Mystic residents file suit to limit use of St. Edmund's Retreat
Mystic — A group of Masons Island homeowners have filed a lawsuit in New London Superior Court seeking to restrict the current use of the St. Edmund’s Retreat Center.
The suit charges that St. Edmund’s has turned Enders Island into a site of bustling commercial activity far beyond anything allowed in the residential zone where it is located and in flagrant violation of the restrictions placed on it by the woman who donated Enders Island to the Society of St. Edmund.
Those visiting Enders Island must drive though Masons Island and use a causeway to reach the retreat center.
Attorney Diane Whitney of Hartford filed the lawsuit on behalf of Hugh P. McGee Jr., Daniel H. Van Winkle, Kay G. Tower, Sara H. Lathrop, Lydia H. Herd, Michael R. Deangelis and Penelope Townsend.
In the suit, Whitney pointed out that before she died in 1954, Alys E. Enders conveyed Enders Island by quit claim deed to the Society of St. Edmund Inc. with the restriction that the island be used as a novitiate for the society and as a retreat for the priests of the Diocese of Norwich.
“The deed also provided that upon the failure of the Society of St. Edmunds to use the property solely as so restricted, Enders Island shall go to the residual heirs and legatees which included individuals and institutions,” wrote Whitney.
In 1954 there was no zoning, but when zoning was established in 1961 and then amended in 1977, religious use of the now residentially zoned island became a legal non-conforming use. State law typically prohibits expansion of a legal non-conforming use.
But the suit points out that over the years the need for a retreat for priests has declined and St. Edmund's has been offering many commercial activities. Earlier this year, some Masons Island residents, in an unsuccessful attempt to convince zoning officials to take action against the center, said it has grown into a resort.
The suit states the retreat center now offers nonreligious businesses and organizations the opportunity to hold their meetings, fairs, seminars and retreats, including overnight accommodations, at a cost. It also operates a catering operation, The Catholic Psych Institute, a gift shop, a substance abuse recovery center for young men, the Institute of Sacred Arts and various Twelve Step Programs.
The suit also states that numerous secular activities are held on Enders Island every year, including writing seminars, garden club cocktail parties, private wedding and funeral receptions, crafts fairs, bead fairs, and private fundraising dinners.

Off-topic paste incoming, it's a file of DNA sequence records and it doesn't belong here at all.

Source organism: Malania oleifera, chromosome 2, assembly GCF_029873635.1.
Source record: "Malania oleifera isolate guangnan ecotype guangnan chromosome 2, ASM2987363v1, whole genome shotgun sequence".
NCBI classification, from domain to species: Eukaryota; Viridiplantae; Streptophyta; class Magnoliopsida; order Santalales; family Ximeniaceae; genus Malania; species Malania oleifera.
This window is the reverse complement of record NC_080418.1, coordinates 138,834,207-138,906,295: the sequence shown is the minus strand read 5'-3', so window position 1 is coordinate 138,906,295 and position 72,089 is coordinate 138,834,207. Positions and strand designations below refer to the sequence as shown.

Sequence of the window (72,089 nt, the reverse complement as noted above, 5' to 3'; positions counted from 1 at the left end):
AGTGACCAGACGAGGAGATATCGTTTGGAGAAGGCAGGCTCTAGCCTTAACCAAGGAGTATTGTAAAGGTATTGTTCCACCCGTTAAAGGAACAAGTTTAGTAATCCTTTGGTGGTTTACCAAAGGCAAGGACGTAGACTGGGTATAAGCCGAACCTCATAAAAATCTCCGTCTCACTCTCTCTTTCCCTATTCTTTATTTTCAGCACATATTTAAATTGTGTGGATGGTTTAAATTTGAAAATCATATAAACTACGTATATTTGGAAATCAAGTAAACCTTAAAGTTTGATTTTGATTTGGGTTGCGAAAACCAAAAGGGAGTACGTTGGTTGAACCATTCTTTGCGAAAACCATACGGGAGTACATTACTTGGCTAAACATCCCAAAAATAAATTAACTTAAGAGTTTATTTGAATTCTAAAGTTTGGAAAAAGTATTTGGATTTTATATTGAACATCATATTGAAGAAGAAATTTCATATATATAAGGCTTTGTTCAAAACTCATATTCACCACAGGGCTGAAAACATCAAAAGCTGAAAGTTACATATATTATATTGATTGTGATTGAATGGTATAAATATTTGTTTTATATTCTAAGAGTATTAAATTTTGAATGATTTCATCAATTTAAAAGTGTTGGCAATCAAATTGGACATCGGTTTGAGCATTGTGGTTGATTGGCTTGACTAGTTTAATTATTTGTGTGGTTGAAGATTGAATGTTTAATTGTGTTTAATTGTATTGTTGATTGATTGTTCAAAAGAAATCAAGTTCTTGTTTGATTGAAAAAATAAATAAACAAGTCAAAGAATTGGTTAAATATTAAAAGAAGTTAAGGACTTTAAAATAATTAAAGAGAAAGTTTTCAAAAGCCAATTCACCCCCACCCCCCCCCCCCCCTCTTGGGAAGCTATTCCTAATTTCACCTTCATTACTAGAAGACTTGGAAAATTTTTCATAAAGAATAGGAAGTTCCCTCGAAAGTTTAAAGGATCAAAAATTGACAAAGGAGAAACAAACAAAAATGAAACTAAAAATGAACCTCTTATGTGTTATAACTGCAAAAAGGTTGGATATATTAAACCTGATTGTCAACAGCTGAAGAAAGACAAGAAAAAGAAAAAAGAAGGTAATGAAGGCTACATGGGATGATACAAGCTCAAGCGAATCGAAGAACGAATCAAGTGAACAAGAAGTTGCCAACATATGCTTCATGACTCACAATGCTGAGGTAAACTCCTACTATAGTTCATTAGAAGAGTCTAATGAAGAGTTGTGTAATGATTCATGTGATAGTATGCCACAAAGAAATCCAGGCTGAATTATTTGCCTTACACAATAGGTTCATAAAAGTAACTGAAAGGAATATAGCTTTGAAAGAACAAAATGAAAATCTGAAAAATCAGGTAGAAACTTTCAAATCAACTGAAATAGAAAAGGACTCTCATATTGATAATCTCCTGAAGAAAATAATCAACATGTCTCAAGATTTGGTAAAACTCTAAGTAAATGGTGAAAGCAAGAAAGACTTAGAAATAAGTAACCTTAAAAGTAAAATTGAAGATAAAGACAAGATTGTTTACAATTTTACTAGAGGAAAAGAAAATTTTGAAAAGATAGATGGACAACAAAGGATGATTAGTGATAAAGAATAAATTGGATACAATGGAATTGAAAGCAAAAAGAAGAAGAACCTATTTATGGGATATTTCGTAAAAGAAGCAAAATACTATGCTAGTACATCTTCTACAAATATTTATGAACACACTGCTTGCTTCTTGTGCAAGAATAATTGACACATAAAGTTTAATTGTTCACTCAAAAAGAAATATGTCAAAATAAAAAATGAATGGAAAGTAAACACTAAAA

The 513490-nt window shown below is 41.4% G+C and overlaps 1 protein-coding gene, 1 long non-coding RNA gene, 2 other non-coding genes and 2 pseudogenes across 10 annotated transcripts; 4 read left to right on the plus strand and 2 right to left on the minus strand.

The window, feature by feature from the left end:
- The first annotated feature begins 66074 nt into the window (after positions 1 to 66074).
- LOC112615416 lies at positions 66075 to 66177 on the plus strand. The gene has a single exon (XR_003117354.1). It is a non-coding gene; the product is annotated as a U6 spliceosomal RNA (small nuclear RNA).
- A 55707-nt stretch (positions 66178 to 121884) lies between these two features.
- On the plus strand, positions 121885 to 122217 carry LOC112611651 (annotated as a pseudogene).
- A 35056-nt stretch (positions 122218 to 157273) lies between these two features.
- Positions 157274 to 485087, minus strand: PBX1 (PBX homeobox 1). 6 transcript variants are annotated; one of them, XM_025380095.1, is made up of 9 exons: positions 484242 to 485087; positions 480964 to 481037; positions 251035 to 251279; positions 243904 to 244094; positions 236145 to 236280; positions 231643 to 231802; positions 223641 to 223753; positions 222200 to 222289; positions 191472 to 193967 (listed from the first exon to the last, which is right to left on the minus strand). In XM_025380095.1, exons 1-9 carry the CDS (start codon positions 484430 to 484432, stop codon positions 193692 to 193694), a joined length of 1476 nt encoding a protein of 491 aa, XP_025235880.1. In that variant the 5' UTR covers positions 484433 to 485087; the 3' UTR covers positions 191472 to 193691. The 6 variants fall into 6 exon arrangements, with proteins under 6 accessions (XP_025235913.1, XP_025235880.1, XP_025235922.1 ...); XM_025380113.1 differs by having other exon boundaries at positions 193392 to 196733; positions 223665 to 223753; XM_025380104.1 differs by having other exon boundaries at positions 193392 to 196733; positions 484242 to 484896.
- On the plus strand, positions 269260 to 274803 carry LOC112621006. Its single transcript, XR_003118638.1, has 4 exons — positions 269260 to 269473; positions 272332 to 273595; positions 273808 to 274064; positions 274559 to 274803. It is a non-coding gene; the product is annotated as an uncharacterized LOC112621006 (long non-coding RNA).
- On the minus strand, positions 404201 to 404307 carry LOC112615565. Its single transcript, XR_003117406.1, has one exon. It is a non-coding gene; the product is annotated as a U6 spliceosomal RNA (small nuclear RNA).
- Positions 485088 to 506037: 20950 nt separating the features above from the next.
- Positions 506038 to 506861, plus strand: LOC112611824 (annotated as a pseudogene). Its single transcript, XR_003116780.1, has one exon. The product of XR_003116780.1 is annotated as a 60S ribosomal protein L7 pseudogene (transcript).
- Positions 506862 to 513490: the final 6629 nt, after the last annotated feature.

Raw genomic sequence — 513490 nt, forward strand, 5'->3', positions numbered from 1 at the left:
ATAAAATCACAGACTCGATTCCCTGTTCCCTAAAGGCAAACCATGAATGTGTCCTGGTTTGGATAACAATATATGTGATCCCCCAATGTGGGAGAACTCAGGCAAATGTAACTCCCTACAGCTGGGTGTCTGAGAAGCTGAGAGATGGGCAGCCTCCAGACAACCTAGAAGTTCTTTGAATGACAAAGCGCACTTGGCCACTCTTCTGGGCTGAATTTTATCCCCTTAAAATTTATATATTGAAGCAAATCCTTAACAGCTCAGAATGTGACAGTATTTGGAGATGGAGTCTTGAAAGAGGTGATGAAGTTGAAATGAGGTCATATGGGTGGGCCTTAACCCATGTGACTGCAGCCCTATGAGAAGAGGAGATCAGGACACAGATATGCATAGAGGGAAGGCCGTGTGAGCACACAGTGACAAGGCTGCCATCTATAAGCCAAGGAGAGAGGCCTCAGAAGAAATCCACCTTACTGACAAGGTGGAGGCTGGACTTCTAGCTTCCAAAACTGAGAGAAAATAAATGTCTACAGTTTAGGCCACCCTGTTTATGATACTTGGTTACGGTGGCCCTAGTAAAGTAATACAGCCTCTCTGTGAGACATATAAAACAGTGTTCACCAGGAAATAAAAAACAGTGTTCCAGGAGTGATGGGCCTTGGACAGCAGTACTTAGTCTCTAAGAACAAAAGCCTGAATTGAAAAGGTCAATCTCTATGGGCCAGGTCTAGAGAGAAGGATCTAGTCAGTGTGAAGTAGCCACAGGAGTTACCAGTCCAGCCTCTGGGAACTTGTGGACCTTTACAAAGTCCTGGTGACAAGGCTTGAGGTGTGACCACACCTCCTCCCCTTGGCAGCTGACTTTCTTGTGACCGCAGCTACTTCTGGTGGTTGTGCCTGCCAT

“The Retreat advertises and promotes its facilities commercially as a destination for vacationers, as a bed and breakfast facility, as a business retreat, and as a destination for picnics and water-related sports, encouraging the use of Enders Island as a public park,” states the suit.
It also states the retreat center reported in 2016 that 17,000 people visit each year, all of whom use the narrow, one-lane road through Masons Island, creating a safety problem for residents. The suit also charges that some visiting the island are driving under the influence and that the island’s parking and septic system are inadequate for its number of visitors.
It asks that a permanent injunction be issued restraining St. Edmund’s from continuing to conduct activities on Enders Island that violate local zoning regulations and that do not conform with the wishes of Alys Enders.
The Rev. Thomas Hoar, the president of St. Edmund's Retreat, said Sunday he was saddened by the lawsuit as he thought the issue had been covered by a town report on the issue. He added the retreat center has always tried to be a good neighbor.
"Unfortunately we've been here since 1954 and some people who have not been here that long don't like what we are doing," he said, pointing out that those who filed the suit are just a small fraction of those who live on the island.
"From our point of view, (the suit) is time, energy and money, but it won't stop us from doing the good work that we do," he said.
Earlier this month, Stonington Zoning Board of Appeals members agreed not to hold a public hearing on an appeal from Hugh and Pamela McGee and Penelope Townsend, who disagree with a report by the Stonington Department of Planning that the retreat center is not violating zoning regulations.
The board’s decision came after members felt that they did not have jurisdiction to hear the appeal on an interdepartmental report about an investigation into complaints by island residents. That left the residents with the option of seeking enforcement by filing an action in Superior Court.
While residents have questioned the legality of the center in the past, the latest complaints came after the U.S. Army Corps of Engineers and the retreat center said they were considering the replacement of a deteriorating 700-foot-long seawall that protects Enders Island from storms.
The extensive town report found that the buildings at the retreat center are all legally nonconforming, conforming or have variances for items such as yard setbacks, floor area ratio and height. It also pointed out that the federal Religious Land Use and Institutionalized Persons Act protects individuals and religious institutions from discriminatory and unduly burdensome land-use regulations. As a federal civil rights law, the report states the act’s protections trump any locally enacted zoning regulations. The residents have disagreed with that interpretation and say the report contains errors.
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